The deal removed more than $3 billion in debt from MGM's books and will enable MGM to fully finance the $5 billion Atlantic City casino, which was announced Oct. 11, and forge ahead on other projects internationally, said chief financial officer Dan D'Arrigo.
"The deal really freed up our balance sheet to allow us to move forward in Atlantic City sooner than we would have been able to before," he said.
At least two more super casinos will be built in Atlantic City during the same time as the MGM casino.
Revel Entertainment Group L.L.C. is building a $2 billion casino on the Boardwalk, and Pinnacle Entertainment Inc., of Las Vegas, is developing a $1.5 billion one on the site of the former Sands Casino Hotel. Like MGM, each is targeting a 2012 opening. A fourth casino, by a private-investor group, has been proposed for the Boardwalk's southern end.
"The days of putting up boring-looking concrete buildings with big signs with big red letters are over," said David G. Schwartz, author of Roll the Bones: The History of Gambling and director of the Center for Gaming Research at the University of Nevada, Las Vegas. "People want the whole fantasy of gambling in a fantasy casino that does not look like an office building. They want to be in a high-class casino."
There is also another driving force.
"The new destinations in Atlantic City, as well as in Las Vegas, have to rise to a new level to attract a broad range of adults who are looking for a new experience," said Michael Pollock, publisher of Gaming Industry Observer and managing director of Spectrum Gaming Group L.L.C., of Linwood, N.J. "It's essentially the way to succeed in the market now."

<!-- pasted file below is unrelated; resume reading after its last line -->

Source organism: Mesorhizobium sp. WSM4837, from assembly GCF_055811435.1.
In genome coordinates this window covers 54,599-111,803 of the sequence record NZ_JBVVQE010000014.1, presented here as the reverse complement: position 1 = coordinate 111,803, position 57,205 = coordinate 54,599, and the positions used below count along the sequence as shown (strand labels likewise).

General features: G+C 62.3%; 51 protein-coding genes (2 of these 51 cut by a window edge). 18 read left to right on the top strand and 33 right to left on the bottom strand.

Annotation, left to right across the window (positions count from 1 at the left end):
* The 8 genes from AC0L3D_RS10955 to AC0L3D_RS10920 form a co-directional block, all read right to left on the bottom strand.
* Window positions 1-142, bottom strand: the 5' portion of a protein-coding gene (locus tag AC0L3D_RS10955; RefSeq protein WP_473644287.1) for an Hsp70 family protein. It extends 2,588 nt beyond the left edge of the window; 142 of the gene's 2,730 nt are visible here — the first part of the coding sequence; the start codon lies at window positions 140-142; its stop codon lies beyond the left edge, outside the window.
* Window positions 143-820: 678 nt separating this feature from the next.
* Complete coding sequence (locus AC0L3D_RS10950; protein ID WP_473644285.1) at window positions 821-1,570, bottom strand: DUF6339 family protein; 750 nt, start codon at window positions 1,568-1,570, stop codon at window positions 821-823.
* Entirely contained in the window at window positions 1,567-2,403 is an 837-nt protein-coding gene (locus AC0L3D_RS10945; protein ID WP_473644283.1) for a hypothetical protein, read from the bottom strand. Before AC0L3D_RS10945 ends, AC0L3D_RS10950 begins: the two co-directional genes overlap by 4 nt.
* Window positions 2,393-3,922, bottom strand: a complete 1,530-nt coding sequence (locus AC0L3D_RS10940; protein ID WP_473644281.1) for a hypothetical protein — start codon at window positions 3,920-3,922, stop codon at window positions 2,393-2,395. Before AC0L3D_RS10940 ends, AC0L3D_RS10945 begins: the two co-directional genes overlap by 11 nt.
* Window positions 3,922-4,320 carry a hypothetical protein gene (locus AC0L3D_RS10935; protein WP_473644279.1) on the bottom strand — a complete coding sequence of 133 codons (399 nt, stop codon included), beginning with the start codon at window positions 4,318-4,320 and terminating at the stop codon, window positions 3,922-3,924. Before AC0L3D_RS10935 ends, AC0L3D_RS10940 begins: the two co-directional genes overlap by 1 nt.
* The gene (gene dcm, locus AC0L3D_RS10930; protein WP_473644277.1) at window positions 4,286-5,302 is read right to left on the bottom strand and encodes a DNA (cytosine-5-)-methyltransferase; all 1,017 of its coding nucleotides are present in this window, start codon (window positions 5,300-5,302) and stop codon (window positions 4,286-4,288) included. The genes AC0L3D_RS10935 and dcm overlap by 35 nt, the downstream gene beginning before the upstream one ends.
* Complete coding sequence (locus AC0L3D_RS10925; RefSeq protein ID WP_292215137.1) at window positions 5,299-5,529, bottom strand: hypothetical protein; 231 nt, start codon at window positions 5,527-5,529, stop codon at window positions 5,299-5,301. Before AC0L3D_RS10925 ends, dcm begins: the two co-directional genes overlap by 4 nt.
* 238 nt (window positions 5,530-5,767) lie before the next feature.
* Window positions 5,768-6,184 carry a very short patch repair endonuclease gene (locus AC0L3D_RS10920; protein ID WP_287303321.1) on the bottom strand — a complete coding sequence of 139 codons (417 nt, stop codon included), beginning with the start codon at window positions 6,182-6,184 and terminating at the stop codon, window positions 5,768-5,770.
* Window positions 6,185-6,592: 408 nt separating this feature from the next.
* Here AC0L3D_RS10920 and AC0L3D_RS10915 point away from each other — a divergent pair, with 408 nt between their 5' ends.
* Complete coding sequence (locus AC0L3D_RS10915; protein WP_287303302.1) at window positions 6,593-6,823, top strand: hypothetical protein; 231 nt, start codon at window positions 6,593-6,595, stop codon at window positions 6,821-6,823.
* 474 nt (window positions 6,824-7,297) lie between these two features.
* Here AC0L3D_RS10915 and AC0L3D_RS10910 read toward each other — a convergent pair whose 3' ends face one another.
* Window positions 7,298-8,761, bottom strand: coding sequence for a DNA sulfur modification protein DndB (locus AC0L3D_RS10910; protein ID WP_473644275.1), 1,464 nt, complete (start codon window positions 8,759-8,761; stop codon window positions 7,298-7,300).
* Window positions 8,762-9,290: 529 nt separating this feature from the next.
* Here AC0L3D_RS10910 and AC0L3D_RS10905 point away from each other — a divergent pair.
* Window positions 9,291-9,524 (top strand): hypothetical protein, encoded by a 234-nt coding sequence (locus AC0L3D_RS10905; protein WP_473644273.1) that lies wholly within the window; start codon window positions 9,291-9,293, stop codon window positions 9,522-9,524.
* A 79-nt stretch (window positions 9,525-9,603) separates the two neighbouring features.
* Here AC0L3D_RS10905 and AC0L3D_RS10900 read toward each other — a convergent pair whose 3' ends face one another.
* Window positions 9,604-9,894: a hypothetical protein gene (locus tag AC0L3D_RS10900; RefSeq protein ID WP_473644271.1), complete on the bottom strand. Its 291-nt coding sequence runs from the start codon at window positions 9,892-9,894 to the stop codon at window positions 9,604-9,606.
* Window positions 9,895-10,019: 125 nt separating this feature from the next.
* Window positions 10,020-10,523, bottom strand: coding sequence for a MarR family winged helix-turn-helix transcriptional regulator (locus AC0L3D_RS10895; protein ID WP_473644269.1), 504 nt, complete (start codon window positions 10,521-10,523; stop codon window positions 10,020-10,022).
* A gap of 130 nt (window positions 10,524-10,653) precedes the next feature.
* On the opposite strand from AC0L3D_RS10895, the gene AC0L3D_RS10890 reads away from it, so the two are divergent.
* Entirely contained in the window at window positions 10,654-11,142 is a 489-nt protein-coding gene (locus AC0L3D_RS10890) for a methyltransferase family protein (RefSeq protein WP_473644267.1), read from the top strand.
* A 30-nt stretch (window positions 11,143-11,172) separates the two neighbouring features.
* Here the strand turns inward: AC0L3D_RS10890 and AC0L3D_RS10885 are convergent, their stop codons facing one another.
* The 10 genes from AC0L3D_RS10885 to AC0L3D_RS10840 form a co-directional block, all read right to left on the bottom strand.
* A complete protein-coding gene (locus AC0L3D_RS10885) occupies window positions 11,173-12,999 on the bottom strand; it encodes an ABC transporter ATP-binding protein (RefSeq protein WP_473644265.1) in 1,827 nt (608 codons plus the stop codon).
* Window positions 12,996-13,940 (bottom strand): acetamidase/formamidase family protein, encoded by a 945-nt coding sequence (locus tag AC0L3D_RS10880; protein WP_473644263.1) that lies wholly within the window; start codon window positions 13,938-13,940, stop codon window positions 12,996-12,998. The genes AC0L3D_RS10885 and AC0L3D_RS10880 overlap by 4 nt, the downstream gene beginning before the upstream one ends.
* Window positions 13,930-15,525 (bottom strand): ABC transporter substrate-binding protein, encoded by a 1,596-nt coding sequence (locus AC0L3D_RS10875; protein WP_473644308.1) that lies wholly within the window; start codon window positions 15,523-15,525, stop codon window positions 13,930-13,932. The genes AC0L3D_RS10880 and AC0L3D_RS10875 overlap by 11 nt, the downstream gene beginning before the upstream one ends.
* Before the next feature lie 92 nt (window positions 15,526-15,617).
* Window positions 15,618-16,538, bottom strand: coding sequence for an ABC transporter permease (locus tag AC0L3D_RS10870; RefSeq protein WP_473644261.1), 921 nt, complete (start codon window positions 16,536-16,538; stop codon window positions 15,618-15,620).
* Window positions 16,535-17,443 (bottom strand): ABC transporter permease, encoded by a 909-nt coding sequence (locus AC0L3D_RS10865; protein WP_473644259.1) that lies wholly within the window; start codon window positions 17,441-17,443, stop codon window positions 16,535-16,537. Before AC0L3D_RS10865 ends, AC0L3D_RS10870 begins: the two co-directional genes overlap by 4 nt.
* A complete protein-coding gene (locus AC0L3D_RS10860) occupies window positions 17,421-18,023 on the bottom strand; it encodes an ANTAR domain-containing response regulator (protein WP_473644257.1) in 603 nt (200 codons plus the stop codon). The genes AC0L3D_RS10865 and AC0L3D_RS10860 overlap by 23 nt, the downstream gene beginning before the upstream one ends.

That is Rosevear's game plan. He enlisted world-renown architect Kohn Pedersen Fox to carry out his vision. He described the new casino as being for everybody.
"This is a very large casino," Rosevear said. "It will be among the largest in the country, so you can't be too narrow in your demographic. That's why I've broken the casino into different areas."
One will be off the Race and Sports Book area; another will be more of a daytime casino; and a third section will feature entertainment with a nightclub.
The casino will have an indoor and outdoor pool, upscale retail and restaurants. The tallest tower -- 800 feet -- will be reserved strictly for V.I.P. guests and will be among the tallest buildings in New Jersey.
Rosevear has been making regular trips to Atlantic City since 1995, when he joined MGM from the former Caesars Entertainment Inc., and when MGM began assembling the 72-acre parcel.
He has 60 acres to work with initially. He said future expansion on the remaining 12 acres could be for residential, another hotel, condos, an entertainment arena, or more retail.
Gambling mogul Steve Wynn partnered with Boyd Gaming Corp., of Las Vegas, in May 1996 to develop the Borgata, near Harrah's and Trump Marina casinos, all in the Marina District. During the predevelopment phase, MGM bought Wynn's Mirage Resorts Inc. in May 2000, and MGM Mirage became Boyd's partner on the project. Instead of building a $750 million casino with 1,200 hotel rooms, they decided on a $1.1 billion Las Vegas-style mega-casino with 2,000 rooms.
"Great developers in the world have to take a little bit of a leap of faith that if they do something so spectacular, the market will respond," Rosevear said.
It clearly did. The vertical, golden-hued Borgata Hotel Casino & Spa debuted in July 2003 and has been Atlantic City's most profitable casino ever since.
"This clearly positions the Marina to compete favorably with other properties in Atlantic City as well as other emerging jurisdictions," said former Borgata chief executive officer Robert Boughner, on having MGM Grand move in next door. "We are delighted that it is now coming to fruition."